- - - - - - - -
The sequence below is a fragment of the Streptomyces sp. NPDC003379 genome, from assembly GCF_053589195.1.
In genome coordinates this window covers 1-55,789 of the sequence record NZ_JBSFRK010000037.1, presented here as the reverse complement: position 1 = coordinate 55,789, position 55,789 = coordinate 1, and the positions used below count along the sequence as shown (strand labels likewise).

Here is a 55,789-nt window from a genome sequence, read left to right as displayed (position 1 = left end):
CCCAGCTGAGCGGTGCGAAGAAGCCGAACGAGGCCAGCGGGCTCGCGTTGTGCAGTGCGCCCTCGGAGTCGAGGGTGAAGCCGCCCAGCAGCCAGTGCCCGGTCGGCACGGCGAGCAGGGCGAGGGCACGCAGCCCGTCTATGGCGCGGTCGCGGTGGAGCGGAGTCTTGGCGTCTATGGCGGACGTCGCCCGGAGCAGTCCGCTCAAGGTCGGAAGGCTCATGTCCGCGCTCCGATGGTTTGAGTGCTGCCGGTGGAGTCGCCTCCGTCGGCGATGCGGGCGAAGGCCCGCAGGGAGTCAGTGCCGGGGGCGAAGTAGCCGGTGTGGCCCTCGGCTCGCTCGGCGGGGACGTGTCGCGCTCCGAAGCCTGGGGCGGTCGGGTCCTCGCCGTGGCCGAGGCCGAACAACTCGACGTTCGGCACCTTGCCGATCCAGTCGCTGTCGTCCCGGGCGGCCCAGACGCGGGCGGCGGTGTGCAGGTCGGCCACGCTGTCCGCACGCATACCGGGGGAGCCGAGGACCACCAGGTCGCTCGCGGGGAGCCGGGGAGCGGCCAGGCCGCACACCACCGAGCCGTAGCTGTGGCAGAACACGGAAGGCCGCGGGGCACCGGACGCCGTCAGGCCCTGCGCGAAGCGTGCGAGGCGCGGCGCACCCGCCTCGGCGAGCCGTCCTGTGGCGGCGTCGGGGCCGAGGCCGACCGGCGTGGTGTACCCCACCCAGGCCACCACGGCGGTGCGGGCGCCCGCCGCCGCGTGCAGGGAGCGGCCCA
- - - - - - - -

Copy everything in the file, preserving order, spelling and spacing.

The sequence below is a fragment of the Streptomyces sp. NPDC003379 genome, from assembly GCF_053589195.1.
In genome coordinates this window covers 1-55,789 of the sequence record NZ_JBSFRK010000037.1, presented here as the reverse complement: position 1 = coordinate 55,789, position 55,789 = coordinate 1, and the positions used below count along the sequence as shown (strand labels likewise).

Here is a 55,789-nt window from a genome sequence, read left to right as displayed (position 1 = left end):
CCCAGCTGAGCGGTGCGAAGAAGCCGAACGAGGCCAGCGGGCTCGCGTTGTGCAGTGCGCCCTCGGAGTCGAGGGTGAAGCCGCCCAGCAGCCAGTGCCCGGTCGGCACGGCGAGCAGGGCGAGGGCACGCAGCCCGTCTATGGCGCGGTCGCGGTGGAGCGGAGTCTTGGCGTCTATGGCGGACGTCGCCCGGAGCAGTCCGCTCAAGGTCGGAAGGCTCATGTCCGCGCTCCGATGGTTTGAGTGCTGCCGGTGGAGTCGCCTCCGTCGGCGATGCGGGCGAAGGCCCGCAGGGAGTCAGTGCCGGGGGCGAAGTAGCCGGTGTGGCCCTCGGCTCGCTCGGCGGGGACGTGTCGCGCTCCGAAGCCTGGGGCGGTCGGGTCCTCGCCGTGGCCGAGGCCGAACAACTCGACGTTCGGCACCTTGCCGATCCAGTCGCTGTCGTCCCGGGCGGCCCAGACGCGGGCGGCGGTGTGCAGGTCGGCCACGCTGTCCGCACGCATACCGGGGGAGCCGAGGACCACCAGGTCGCTCGCGGGGAGCCGGGGAGCGGCCAGGCCGCACACCACCGAGCCGTAGCTGTGGCAGAACACGGAAGGCCGCGGGGCACCGGACGCCGTCAGGCCCTGCGCGAAGCGTGCGAGGCGCGGCGCACCCGCCTCGGCGAGCCGTCCTGTGGCGGCGTCGGGGCCGAGGCCGACCGGCGTGGTGTACCCCACCCAGGCCACCACGGCGGTGCGGGCGCCCGCCGCCGCGTGCAGGGAGCGGCCCA